Goal Setting Success
At this time of the year many of you are setting goals or at least thinking of setting them. Goals are like invisible guide posts through which you direct your energy and resources.
Goals help you take charge of your life rather than being constantly reactive to the environment around you. Knowing where you are heading can also reduce stress and anxiety and gives everyone purpose and direction in life on a daily basis.
When used effectively, goals direct our attention, effort and energy. Goals improve persistence, provide motivation, and improve mental toughness. Goal setting is applicable to our personal, work and sporting lives. Whilst goal setting is not new, ineffective use of the concept is widespread.
Common goal setting pitfalls:
- Setting general goals that can’t be measured or unspecific e.g. “running a good 10km”.
- Failing to prioritize, over committing and setting too many goals to achieve at once.
- Being unrealistic about timeframes, fitness levels, outcomes, resources and support required.
- Not layering goals with a mixture of long term and short-term goals. E.g. Setting the goal of running a 10km at nationals but failing to compete at a state level to gain selection for the nationals.
- Failing to write goals down or not following through with action strategies.
- Failing to review the goals regularly. “Out of sight, out of mind” is relevant.
- Lack of accountability or commitment to goals.
- Setting superficial goals. These are the ones set to please others or goals we think we should have but don’t really ignite motivation inside. These goals often provide an anti-climax upon completion and do not deliver the feeling of accomplishment or experience you were after because they lack alignment in the first place.
- Rigid goal setting. In some instances, goal modification is required. Being too rigid about short term goals can jeopardize long term goals. E.g. Racing in a lead up race (short term goal) when unwell, rather than resting and recovering.
Goal setting need not be over complicated or lengthy. Simple, prioritized and well-considered goals set up a framework for a rewarding and successful year.
Top 5 Tips to Successful Goal setting
- Set SMART goals that are specific, measurable, attainable, realistic and timebound. Set one key goal for the year and streamline everything else (including other goals) in-line with obtaining it. Set goals that are aligned with your life purpose and meaning.
Past performance and perceived potential should be taken into account when setting these goals. Examples of smart goals include:
- Run a personal best time (sub 35 minutes) for a 10km road race by October 2019.
- Lose 5 kg of body weight by June 2019
- Complete my first 12-week gym challenge by May 2019.
There are a number of ways to build in accountability. Having an external party that helps track and measure your progress on a monthly basis such as a coach, personal trainer, health/ nutritional professional forces you to follow through. Participating in small support groups where you are well known and expected to turn up also helps and prevents you from adopting the “it doesn’t matter if I don’t show up” attitude. Support groups can also be your safety net when you are going through a low motivation phase. Just knowing that someone is waiting at 7am, will get most people up on time and out the door.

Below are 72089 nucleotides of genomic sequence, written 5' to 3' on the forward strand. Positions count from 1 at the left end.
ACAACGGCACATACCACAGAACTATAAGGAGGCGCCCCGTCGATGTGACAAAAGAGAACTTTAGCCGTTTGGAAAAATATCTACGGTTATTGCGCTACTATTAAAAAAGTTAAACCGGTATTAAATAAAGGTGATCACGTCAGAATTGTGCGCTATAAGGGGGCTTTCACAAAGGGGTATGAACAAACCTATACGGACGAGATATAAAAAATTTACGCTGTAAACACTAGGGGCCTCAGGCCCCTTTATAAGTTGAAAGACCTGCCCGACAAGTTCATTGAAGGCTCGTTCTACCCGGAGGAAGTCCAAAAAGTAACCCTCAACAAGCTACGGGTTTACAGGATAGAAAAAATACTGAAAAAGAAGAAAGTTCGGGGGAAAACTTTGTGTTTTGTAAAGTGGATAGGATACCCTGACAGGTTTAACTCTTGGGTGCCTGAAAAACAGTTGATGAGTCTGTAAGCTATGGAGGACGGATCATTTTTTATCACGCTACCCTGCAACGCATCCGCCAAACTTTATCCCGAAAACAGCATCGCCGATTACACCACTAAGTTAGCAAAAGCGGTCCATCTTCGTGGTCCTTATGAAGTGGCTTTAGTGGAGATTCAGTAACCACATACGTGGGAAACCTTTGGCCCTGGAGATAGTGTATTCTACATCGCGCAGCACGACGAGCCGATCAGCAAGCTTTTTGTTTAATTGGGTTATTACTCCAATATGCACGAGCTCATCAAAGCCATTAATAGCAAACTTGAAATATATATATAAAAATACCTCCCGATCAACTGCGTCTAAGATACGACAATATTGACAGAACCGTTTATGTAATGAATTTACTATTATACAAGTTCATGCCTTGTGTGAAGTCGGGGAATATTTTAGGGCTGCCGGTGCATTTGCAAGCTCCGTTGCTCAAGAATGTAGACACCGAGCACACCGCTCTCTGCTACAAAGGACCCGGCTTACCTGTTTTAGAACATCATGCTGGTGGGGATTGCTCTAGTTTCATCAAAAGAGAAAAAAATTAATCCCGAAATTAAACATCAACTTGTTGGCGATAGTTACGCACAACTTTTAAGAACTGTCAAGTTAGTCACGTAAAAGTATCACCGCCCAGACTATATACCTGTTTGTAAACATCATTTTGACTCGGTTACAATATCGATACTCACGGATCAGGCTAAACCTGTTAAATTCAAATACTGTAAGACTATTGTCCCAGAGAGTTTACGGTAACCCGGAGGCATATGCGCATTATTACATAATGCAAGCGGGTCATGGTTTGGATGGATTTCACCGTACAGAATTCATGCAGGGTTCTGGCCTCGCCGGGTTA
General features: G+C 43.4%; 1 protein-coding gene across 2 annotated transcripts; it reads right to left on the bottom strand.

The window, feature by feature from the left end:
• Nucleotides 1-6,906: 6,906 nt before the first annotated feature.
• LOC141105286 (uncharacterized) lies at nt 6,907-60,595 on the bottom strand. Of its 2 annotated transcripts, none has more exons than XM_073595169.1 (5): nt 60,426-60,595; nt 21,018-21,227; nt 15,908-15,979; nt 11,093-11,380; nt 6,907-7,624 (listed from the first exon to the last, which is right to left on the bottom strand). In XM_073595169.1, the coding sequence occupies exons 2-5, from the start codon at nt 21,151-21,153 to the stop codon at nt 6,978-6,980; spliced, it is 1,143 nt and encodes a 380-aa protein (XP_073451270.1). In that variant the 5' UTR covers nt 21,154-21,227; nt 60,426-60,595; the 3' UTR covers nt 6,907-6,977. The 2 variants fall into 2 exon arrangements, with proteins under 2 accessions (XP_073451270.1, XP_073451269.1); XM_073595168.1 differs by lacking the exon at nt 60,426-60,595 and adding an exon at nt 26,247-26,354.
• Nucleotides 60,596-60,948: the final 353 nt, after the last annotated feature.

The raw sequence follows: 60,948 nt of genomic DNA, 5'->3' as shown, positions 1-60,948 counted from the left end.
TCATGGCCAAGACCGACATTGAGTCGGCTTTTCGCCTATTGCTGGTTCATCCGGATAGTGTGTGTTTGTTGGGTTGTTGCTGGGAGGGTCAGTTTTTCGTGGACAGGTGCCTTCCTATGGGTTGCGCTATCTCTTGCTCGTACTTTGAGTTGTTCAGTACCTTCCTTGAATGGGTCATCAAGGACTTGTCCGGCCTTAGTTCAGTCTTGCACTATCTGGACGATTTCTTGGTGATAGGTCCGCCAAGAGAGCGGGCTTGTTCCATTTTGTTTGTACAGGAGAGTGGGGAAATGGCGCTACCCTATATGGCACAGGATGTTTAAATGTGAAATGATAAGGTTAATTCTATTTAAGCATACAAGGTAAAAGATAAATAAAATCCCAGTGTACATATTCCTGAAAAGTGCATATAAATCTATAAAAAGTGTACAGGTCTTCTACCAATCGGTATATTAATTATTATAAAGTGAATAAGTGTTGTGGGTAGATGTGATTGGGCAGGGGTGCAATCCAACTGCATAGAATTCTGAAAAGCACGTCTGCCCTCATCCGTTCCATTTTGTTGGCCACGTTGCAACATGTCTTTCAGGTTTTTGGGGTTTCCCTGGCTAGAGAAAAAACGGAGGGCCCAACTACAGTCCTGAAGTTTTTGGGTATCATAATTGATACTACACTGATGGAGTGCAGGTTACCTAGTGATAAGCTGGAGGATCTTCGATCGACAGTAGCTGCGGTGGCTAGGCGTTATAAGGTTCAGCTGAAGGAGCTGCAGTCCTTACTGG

- Gail Matthews psychology professor at the Dominican University of California suggests you are 42% more likely to achieve your goals if you write them down. Writing goals down helps us to commit to them. Make sure you write them in a positive way. So instead of “ I need to quit smoking”. Say “ I will detox my body, through making healthy nutritional and lifestyle choices that will better my health”. Always have goals in a prominent position so they are visible and review them frequently (at least weekly). Looking at your goals frequently helps you to stay on track when distractions arise. Distractions can easily take you off course if you don’t remember where your goal posts are. Reviewing and tracking your goals frequently also helps you to stay realistic, connected and focused.
- Meditation and visualization of goals daily can be very helpful to “cement” goals. Think about how you will feel when you obtain your goals during these meditations and what the goal will provide for you. ‘Feeling’ a goal is an important part of connecting to it. Thinking about how you will feel upon goal attainment provides an internal sounding board. If you don’t feel super excited about obtaining the goal, then it probably isn’t a high priority right now.
- Discuss your goals in confidence with a trusted coach, friend, partner or mentor. Don’t feel you have to “bare all” to everyone else but make sure your key support team are on board and understand the journey you plan to take. Obtain feedback from a trusted source who can provide a valuable opinion on your goals.
- Plan well. Set long term goals first and then set short term goals that are stepping stones guiding you along the path. Build in contingency plans so when things don’t go to plan you have options as back-ups. Make a list of possible set-backs or issues in advance and think about how you will overcome them. There will always be unexpected issues that arise, but the majority can at least be considered. It is essential to remain mentally prepared and committed to finding solutions to issues along the way no matter how long it takes, or how tough it gets.
Start writing your goals now with this free 2019 template. Click here to download.